Obama presses on undaunted
President Barack Obama’s state of the union address on Tuesday night continued from where he had left off at his inauguration just weeks ago, fleshing out the more aspirational and rhetorical earlier speech. It was above all a reiteration of the message that he intends to press determinedly on with a liberal equity-based agenda, one he encapsulated as “reigniting the true engine of America’s economic growth – a rising, thriving middle class”. And will do so with or without cross-party support in Congress – on several issues such as climate change he warned he would not hesitate to use executive orders.
The evidence in the Senate was that it would be without. Republicans had spent the day tearing into their erstwhile colleague Chuck Hagel, whose nomination as Defence Secretary went through committee to the floor but only on a deeply partisan vote. Most immediately Mr Obama faces another looming confrontation with Republicans on the budget, with failure to agree leading to automatic cuts in spending that the president warned would jeopardise the country’s defence capability. But he made clear that he is not entertaining serious spending cuts or major entitlement reforms. Republicans, in their responses, repeated that they are not budging on taxes.
Mr Obama made clear that he does not intend his second term to be defined by the Republican single-minded spending cuts agenda and he returned to an important subtext of the inaugural address, setting out an ideological framework for his presidency. It is not so much about the immediate political challenges, but about repositioning the locus of US political debate away from the conservative mantra that nearly all problems can be traced back to excess government. And austerity cannot be a be-all and end-all: “We can’t just cut our way to prosperity ... let’s be clear: deficit reduction alone is not an economic plan.”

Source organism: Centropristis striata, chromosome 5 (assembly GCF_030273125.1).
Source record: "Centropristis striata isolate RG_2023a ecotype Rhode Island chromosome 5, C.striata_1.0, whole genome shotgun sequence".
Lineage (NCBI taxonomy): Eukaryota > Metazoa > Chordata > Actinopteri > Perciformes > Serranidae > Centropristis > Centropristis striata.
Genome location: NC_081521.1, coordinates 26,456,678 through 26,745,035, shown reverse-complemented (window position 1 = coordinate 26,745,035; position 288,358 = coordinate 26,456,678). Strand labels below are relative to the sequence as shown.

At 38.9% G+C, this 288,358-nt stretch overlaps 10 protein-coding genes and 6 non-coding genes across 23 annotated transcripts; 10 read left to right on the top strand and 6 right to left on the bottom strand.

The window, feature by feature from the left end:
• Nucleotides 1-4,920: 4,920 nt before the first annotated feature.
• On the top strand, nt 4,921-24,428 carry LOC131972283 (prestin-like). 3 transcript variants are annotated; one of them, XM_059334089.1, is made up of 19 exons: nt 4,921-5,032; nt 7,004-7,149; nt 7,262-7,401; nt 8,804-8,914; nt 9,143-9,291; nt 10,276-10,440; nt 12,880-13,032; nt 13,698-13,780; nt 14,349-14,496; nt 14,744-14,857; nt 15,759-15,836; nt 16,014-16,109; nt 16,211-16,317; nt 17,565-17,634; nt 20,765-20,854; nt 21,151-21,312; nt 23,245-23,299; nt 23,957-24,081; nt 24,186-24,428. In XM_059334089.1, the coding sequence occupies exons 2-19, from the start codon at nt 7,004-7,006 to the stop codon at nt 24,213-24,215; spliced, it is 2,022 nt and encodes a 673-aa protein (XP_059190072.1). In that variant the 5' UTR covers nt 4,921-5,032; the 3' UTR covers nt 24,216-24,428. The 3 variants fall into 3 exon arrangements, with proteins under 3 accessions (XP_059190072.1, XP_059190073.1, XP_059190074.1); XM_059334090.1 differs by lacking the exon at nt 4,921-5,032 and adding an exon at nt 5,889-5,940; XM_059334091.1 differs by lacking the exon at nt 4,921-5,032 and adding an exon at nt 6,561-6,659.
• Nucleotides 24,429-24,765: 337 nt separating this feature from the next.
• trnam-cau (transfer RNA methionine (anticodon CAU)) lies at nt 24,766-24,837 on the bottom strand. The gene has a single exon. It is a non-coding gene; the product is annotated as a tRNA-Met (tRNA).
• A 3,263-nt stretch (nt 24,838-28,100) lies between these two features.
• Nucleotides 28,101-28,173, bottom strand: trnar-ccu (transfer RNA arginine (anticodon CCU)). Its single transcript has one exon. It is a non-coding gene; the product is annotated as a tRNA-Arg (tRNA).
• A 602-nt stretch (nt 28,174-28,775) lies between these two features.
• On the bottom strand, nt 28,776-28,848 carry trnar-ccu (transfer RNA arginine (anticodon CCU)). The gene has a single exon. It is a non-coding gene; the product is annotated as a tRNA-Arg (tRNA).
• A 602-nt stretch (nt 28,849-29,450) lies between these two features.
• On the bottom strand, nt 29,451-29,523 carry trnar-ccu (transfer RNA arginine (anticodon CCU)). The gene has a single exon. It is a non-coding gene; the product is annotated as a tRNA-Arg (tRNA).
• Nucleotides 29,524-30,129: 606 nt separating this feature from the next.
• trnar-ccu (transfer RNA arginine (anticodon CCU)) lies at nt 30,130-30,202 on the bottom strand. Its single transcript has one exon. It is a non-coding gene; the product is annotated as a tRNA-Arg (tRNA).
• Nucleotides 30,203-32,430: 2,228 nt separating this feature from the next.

The president made headlines on two specific announcements, the withdrawal of a further 34,000 US troops from Afghanistan by the end of next year, and a substantial increase in the minimum wage from from $7.25 an hour to $9.00. His most powerful appeal, however, was on gun control and he returned strongly to the theme of immigration reform – both key Democratic issues which will prove major challenges. The state of the union has become a bit of a ritual, a series of standing ovations for policies that never become law. Whether Mr Obama can turn his renewed mandate into a new capacity to act is yet to be seen.
The president’s commitment to open trade talks with the EU will be particularly welcome to the Irish presidency which sees it as a major element of its jobs and growth agenda. The European Commission estimates that a comprehensive deal could add 0.5 per cent or €86 billion to the EU’s annual economic output.